Temasek launches vehicle to super-charge agriculture, food deals

·2-min read
An employee of the Temasek Holding walks past a company sign in Singapore on July 8, 2010.  Singapore's influential state-linked investment firm Temasek Holdings said on July 8 its net profit in the year ended March had fallen 26 percent due to the lingering impact of global recession. The firm's net profit of 4.6 billion Singapore dollars (3.33 billion USD) compared with 6.2 billion dollars the previous financial year, the sovereign wealth fund said.  AFP PHOTO/ROSLAN RAHMAN (Photo credit should read ROSLAN RAHMAN/AFP via Getty Images)
Temasek Holding in Singapore, July 8, 2010. (FILE PHOTO: ROSLAN RAHMAN/AFP via Getty Images)

By David Ramli

(Bloomberg) -- Temasek International is setting up a new vehicle to help accelerate and manage agricultural and food investments as part of a multi-billion dollar push into the market.

Anuj Maheshwari, managing director of Agribusiness, said the platform will have two main missions — to help agri-food portfolio companies build the operational capabilities needed to get products off the drawing board and into the market, and to help them build the manufacturing and production scale “to the next level.”

The plans come as the Singapore government-owned investment firm becomes an increasingly important deal-maker in the sector globally. It has invested more than $5 billion in the agri-food industry in the past five years, backing fake-meat makers such as Impossible Foods Inc. and established giants like Bayer AG. as Singapore targets a strategic goal of getting 30% of its food requirements from local sources by 2030.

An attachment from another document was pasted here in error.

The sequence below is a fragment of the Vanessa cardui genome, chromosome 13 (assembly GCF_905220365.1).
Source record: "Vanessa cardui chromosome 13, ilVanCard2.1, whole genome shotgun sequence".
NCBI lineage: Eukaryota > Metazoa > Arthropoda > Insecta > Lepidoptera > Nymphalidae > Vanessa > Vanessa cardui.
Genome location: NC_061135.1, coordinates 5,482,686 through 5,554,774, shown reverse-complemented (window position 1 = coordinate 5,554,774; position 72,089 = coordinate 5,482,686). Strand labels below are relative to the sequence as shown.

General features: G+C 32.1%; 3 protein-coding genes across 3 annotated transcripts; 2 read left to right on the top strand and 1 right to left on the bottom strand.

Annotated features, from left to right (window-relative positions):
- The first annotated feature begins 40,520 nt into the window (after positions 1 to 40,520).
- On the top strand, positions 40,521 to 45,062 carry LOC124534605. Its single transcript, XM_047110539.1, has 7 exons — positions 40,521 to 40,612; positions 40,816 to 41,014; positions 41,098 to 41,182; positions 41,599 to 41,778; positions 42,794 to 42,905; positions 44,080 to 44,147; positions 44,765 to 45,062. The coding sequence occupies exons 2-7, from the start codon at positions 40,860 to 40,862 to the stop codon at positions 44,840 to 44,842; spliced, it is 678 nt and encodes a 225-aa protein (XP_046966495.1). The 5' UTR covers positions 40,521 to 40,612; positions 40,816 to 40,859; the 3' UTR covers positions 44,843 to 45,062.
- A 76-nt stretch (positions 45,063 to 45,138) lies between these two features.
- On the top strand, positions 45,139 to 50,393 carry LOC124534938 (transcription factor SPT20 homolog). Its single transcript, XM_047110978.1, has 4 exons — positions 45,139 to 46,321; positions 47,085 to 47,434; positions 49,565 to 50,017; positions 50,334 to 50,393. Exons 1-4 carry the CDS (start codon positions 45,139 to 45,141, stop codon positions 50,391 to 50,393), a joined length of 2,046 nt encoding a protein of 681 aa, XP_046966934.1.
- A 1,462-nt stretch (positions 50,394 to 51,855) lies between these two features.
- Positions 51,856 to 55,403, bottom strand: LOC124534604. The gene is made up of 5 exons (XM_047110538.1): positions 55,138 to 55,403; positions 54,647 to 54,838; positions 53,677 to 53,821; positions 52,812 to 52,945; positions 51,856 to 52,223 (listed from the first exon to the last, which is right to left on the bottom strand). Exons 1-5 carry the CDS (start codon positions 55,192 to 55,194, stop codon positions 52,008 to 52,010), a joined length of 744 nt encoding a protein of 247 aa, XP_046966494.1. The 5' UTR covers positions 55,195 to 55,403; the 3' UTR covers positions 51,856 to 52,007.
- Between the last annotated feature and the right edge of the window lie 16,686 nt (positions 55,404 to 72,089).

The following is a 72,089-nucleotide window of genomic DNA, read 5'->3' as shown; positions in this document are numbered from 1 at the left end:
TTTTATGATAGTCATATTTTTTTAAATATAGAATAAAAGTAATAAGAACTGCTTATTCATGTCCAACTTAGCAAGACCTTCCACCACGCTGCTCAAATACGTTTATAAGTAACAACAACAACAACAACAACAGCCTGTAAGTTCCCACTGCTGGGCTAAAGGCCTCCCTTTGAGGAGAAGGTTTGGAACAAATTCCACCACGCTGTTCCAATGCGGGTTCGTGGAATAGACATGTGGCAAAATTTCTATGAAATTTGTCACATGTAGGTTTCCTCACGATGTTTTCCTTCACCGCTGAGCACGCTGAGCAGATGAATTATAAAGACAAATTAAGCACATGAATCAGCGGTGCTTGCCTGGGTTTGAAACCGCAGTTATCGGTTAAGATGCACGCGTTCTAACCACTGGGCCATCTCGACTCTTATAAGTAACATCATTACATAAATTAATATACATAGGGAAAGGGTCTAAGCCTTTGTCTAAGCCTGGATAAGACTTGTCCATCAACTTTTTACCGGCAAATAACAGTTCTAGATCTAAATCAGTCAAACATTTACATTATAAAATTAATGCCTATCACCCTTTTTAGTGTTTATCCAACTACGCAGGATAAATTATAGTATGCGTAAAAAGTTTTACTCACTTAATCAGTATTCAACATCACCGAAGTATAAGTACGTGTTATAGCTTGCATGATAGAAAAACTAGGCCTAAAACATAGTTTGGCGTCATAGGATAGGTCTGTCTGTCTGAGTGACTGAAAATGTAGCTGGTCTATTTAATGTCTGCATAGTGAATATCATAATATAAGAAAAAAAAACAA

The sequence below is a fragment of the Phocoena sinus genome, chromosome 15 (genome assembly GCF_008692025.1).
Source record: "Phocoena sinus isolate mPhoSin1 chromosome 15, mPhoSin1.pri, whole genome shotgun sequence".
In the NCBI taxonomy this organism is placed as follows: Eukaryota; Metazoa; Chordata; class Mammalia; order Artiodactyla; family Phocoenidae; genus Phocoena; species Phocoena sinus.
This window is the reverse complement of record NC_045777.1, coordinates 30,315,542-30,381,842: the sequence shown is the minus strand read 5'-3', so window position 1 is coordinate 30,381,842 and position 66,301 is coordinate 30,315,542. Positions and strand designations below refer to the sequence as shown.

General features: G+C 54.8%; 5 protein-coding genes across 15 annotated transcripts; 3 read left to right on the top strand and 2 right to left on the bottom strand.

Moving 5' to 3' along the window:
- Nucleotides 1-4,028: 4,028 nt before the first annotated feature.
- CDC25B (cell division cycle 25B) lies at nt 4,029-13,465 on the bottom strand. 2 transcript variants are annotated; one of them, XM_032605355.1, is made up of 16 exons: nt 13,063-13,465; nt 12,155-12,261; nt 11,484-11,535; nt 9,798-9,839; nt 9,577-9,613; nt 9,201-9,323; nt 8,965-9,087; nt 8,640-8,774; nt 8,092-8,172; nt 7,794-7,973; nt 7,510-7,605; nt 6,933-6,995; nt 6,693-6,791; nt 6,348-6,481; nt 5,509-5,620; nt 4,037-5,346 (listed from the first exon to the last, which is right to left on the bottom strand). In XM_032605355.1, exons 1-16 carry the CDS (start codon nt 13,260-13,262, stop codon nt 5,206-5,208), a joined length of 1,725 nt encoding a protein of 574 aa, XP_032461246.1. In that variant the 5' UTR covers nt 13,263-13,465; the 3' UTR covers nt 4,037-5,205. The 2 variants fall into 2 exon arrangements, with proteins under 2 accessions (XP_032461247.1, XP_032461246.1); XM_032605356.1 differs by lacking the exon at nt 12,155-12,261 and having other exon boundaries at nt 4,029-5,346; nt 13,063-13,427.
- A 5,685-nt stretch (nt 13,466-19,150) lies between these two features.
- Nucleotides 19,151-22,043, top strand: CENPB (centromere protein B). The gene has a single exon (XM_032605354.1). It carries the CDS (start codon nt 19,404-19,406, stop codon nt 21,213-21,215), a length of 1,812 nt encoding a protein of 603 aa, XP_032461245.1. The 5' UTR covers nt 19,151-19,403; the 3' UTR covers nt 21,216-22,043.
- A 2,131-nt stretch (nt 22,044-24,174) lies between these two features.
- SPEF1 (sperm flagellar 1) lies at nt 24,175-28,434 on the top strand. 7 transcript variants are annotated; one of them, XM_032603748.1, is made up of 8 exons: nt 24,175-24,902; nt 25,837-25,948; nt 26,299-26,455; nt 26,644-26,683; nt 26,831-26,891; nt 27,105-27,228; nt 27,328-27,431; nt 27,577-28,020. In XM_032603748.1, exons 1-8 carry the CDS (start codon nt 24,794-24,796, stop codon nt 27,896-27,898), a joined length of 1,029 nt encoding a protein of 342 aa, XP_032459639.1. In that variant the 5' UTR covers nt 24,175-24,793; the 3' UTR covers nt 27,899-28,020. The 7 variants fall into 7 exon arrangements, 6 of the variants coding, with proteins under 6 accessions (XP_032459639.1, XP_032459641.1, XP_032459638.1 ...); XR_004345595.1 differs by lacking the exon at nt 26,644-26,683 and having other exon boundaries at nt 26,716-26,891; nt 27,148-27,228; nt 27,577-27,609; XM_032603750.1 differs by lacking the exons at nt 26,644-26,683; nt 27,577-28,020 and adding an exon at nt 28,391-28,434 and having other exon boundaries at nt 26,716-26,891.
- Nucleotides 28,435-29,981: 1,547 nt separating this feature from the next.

Life-science and agribusiness investments made up 8% of its S$306 billion portfolio as of March, up from 4% in 2017.

“The startups and the innovators have realised there are products that customers can accept but they need to be scaled up and that’s where capital will be required,” Maheshwari said, adding that governments, regulators and established suppliers would need to help the industry. “The platform will probably have a role to play in that.”

Maheshwari also said the nature of Temasek’s deals are flexible. While it has long preferred to be a minority investor, it recently bought a majority stake in Israeli micro-irrigation firm Rivulis and backed the existing management team.

The exact details of whether the platform will include Temasek’s existing investments, be wholly-owned by the firm or a joint-venture with external partners have yet to be decided. Previous platforms include Pavilion Energy Pte., which was started with S$1 billion in 2013 with a focus on liquefied natural gas, and the US$500 million O2 Power renewable energy platform jointly established with EQT Infrastructure.

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